Here is a break down, curtsey of Patrick. We did not put any sizes down as those may vary depending on how wide or long you would like your dolly to be, but the guidelines should provide enough direction if you would like to build your own.
The video dolly, allows the camera to be moved laterally in a smooth motion. Currently the options are between cheap dollies that do not deliver and high end dollies that cost an arm and a leg. This is the gap that this tutorial fills.
The video dolly consists of two parts: a track and a carriage. My design came from seeing a photo of the underside of a similar carriage that was built for a totally different use. The rest of it resulted after building and rebuilding it in my head and on paper until the kinks were worked out.
The carriage consists of small wooden platform that is attached to two lengths of inverted aluminum angle iron, to which are affixed eight soft rollerblade wheels with bearings. A small tripod ball head is mounted to the carriage using a standard ¼”-20 knob from underneath. The camera attaches to the ball head.
The carriage rides on the track, which consists of two three ft. long lengths of the same aluminum angle iron which are mounted to cross braces of square aluminum tubing and a plywood base.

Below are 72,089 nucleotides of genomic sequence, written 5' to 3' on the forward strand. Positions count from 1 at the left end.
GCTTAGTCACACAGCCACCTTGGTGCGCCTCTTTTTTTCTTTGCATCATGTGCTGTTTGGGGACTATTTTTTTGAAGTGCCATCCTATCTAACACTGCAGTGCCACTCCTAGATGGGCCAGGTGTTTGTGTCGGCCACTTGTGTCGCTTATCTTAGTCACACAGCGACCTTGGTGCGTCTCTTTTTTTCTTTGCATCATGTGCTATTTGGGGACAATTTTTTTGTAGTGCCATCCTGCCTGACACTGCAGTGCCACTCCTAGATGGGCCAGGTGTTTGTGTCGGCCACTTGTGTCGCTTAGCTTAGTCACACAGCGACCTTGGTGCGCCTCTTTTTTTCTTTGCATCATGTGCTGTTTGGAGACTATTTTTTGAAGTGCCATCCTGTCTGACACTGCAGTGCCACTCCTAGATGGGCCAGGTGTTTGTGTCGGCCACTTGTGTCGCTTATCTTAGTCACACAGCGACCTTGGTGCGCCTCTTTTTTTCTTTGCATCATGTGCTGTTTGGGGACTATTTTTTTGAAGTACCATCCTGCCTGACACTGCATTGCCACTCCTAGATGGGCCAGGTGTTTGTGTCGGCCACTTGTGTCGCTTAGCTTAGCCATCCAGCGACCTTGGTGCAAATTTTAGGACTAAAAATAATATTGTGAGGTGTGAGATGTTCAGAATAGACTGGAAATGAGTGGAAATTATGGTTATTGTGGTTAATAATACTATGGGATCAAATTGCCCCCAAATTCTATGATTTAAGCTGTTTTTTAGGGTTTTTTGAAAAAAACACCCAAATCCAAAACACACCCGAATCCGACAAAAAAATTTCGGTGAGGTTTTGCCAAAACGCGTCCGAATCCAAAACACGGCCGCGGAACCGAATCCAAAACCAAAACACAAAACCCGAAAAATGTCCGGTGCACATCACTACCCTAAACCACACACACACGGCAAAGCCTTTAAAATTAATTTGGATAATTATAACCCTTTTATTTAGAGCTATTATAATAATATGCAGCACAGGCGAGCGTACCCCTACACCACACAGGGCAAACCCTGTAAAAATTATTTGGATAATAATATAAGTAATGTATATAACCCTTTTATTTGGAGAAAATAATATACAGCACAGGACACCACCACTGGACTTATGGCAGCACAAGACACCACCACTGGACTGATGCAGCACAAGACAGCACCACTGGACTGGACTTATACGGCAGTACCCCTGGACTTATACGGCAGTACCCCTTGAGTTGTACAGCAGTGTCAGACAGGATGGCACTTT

Triangle-shaped oak wood blocks were epoxied to the underside of the aluminum angle iron. These help dampen any vibrations and also allow a method of attaching the pieces together. There is a threaded ¼”-20 insert in the wooden base that allows it to be mounted to a standard tripod (as shown), or it can be set on a flat surface and used in that manner.
The aluminum pieces were hand sanded with fine sandpaper to give them a brushed metal finish, and the plywood was finished with hand-rubbed tung oil. This obviously is optional and has no bearing on the functionality of the dolly, but gives it a nice appearance.
The camera and carriage have to be manually moved along the length of the track, so the fluidity of the resulting video is totally dependent on the fluidity of the operator. Too fast, and the viewer might feel like they’re looking out the side window of a car; too slow and it’s difficult to maintain a smooth pace. I’ve experimented and found that the pace I prefer is a 30-second trip from end-to-end of the 3 foot track.
The aluminum pieces ($28) and roller blade wheels ($10) had to be purchased, along with some hardware, but I already had the ball head and plywood, so for less than $40 and a few hours of time, I was able to build a dolly that works as well as its $500 cousins from the rich side of town. The aluminum and plywood make it very lightweight, but I didn’t want to make it too lightweight, because a little bit of heft helps with the fluidity of the motion effects.
Obviously, the track can be as long as the aluminum angles you can find, as long as you rest it on two tripods.
Until Steven Spielberg calls and wants me as the cinematographer on his next project, this hand-built model will satisfy my needs until I feel the need to get something bigger and….gasp…more expensive.
UPDATE: Reader Jim Filipuzzi suggests upgrading the track with stops, which should be pretty easy to do with wooden studs or bolts.
About The Author
Patrick Luke is a photographer based in Fairport in upstate NY and specialize in portraiture of high school seniors, athletes, children, and families. You can visit his site here.